Logic 7 - Gradient scales are necessary to the evaluation of problems and their data.
This is the tool of infinity-valued logic: Absolutes are unobtainable. Terms such as good and bad, alive and dead, right and wrong are used only in conjunction with gradient scales. On the scale of right and wrong, everything above zero or center would be more and more right, approaching an infinite rightness, and everything below center would be more and more wrong, approaching infinite wrongness. All things assisting the survival of the survivor are considered to be right for the survivor. All things inhibiting survival from the viewpoint of the survivor can be considered wrong for the survivor. The more a thing assists survival, the more it can be considered right for the survivor; the more a thing or action inhibits survival, the more it is wrong from the viewpoint of the intended survivor.
COROLLARY: Any datum has only relative truth.
COROLLARY: Truth is relative to environments, experience and truth.
This is one of the most important of the Logics. A gradient scale is a scale going from a theoretical minus infinity, through zero to a theoretical plus infinity. The scale is divided into small steps or gradients. An example would be if you were trying to decide which applicant to accept for a job. You would create a scale with perhaps -100 on the left, 0 in the middle and +100 on the right. You could divide the scale into steps of 1. The "absolutely perfect" applicant would be rated at +100 and the "absolutely unacceptable" applicant would be rated at -100. Now you evaluate the applicants giving them a number of positive points for attributes that you want and negative points for attributes you don't want. After doing this you will find your applicants somewhere on your scale and you'd choose the one with the highest rating.
Using such a method you avoid the errors of two-valued logic - "Is this applicant perfect for the job or not? No, then reject him." Using that method you will never find anyone because, as we learned from Logic 6, "Absolutes are unobtainable."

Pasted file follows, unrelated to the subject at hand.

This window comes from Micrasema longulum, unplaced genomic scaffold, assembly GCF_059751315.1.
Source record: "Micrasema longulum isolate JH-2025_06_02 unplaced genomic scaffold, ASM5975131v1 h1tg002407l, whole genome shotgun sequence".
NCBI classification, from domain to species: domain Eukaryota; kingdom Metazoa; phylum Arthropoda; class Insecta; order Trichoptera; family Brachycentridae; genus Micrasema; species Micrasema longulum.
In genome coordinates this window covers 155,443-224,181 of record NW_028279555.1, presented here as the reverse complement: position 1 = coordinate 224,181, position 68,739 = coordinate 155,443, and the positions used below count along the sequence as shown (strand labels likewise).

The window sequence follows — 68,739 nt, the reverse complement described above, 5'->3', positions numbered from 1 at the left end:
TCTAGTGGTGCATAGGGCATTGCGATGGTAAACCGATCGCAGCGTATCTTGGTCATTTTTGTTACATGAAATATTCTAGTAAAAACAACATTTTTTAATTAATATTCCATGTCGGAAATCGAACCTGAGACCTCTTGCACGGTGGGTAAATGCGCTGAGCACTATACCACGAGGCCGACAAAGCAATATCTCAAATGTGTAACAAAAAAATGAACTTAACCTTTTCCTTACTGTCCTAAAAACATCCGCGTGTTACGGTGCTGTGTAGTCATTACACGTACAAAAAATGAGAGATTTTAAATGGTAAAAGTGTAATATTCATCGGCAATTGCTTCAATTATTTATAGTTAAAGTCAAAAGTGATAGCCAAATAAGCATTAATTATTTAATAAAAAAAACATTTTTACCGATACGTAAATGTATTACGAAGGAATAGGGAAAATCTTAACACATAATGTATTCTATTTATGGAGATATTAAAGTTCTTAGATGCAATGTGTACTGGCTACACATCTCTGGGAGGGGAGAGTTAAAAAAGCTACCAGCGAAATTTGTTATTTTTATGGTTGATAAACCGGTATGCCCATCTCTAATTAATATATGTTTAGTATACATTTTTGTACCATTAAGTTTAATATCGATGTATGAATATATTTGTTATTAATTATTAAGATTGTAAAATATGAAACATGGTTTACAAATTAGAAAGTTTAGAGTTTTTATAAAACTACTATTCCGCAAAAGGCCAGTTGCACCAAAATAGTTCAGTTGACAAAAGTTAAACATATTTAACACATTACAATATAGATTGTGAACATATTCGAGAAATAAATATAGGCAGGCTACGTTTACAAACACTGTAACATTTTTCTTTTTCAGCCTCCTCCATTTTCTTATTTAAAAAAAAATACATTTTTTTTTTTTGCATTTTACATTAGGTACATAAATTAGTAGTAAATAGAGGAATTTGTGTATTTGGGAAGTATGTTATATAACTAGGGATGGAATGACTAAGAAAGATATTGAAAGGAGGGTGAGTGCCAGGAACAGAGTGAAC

It also avoids the errors of single-valued logic - "Whoever we choose our fate is predetermined so it doesn't matter who we choose, Just pick anyone."
The two corollaries are also important. "Any datum has only relative truth." If I say "I live on planet Earth," that is true, and if I say, "I live in the USA," that is also true. Both statements have relative truth. How relatively true does a datum need to be? My answer would be look at the 2nd corollary, "Truth is relative to environments, experience and truth." If you want to visit me at home then, "I live in the USA" doesn't get the product, it's not relatively true enough for the environment it is being applied to.
Another example would be if you told me "I need six screws to fix this door." I give you six screws but they are all too small. So you say "I need six screws bigger than these to fix this door." So I give you six screws that are too big. Well, both requests were true but they were not relatively true enough to get the door fixed. Now you say, "I need six screws, two inches long and 3/8 inches in diameter." Now we have a fixed door.
Without infinity-valued logic and gradient scales decision making becomes more guesswork or luck than logic.